This study investigates the process of reentry after prison for women in Wooster, Ohio, using theories of morality and punishment by Durkheim and Foucault, general strain theory by Broidy and Agnew, and intersectionality by Hill Collins. Both quantitative and qualitative data was collected to gain a broad understanding of this particular court system and the people involved in it. Statistics on the people sentenced to prison through this court from January 2012 to October 2015 were gathered and analyzed to learn of the demographics of those sentenced to prison and how different backgrounds, especially gender, affect the charge and sentence length. To supplement this, interviews were conducted with four women in the process of reentry, as well as three staff members of the courthouse. The results revealed that despite the fact that many women sentenced to prison come from marginalized backgrounds, prison programs and a supportive probation department have aided successful reentry.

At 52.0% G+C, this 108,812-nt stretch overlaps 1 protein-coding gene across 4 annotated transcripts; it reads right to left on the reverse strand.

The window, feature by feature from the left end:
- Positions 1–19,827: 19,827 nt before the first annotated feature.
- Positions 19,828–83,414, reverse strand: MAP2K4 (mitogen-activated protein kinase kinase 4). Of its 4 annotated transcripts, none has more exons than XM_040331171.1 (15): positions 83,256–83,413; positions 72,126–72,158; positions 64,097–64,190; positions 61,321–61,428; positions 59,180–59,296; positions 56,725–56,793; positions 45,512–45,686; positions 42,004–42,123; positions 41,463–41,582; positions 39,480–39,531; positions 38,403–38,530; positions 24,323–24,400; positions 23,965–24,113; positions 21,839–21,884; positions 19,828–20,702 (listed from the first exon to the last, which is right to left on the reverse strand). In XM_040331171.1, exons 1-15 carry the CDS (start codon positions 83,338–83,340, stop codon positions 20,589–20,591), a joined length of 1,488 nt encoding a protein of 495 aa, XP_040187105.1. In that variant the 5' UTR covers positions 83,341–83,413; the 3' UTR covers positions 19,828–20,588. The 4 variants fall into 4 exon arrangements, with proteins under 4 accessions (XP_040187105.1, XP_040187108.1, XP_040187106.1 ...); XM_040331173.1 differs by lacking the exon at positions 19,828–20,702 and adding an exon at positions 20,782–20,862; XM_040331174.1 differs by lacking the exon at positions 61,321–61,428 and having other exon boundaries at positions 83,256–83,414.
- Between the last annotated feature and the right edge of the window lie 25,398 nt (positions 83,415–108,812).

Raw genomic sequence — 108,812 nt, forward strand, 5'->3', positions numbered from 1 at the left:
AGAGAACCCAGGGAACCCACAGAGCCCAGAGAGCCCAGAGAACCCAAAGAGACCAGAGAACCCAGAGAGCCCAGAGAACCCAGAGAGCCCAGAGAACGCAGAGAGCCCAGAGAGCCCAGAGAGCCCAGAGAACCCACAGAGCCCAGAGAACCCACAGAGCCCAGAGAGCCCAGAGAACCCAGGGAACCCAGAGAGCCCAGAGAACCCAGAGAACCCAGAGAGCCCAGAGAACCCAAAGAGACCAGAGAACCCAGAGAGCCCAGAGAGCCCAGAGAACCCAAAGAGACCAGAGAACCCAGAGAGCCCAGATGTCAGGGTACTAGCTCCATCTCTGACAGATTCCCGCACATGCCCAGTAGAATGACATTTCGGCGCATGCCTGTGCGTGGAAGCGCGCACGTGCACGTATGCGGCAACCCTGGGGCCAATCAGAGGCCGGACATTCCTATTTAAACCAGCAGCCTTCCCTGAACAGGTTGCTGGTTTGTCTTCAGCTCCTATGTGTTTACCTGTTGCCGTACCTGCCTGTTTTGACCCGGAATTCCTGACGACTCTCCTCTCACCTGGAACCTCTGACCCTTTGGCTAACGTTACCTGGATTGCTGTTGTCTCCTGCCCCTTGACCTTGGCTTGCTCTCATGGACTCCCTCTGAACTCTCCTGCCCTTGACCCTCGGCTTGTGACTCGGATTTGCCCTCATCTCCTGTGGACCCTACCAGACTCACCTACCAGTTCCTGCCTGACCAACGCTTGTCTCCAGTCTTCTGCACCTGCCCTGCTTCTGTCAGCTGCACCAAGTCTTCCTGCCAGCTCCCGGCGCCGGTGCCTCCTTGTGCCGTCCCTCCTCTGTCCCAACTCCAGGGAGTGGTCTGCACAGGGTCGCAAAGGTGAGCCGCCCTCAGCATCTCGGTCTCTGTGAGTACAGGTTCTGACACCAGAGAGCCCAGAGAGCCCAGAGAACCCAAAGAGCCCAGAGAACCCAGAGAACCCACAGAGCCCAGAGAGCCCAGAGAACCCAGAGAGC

Tierney, Thomas


Sociology and Anthropology


Criminology | Inequality and Stratification | Politics and Social Change | Social Control, Law, Crime, and Deviance


Reentry, women, prison, probation

Publication Date


Degree Granted

Bachelor of Arts

Document Type

Senior Independent Study Thesis Exemplar



© Copyright 2016 Zoe E. Cunningham-Cook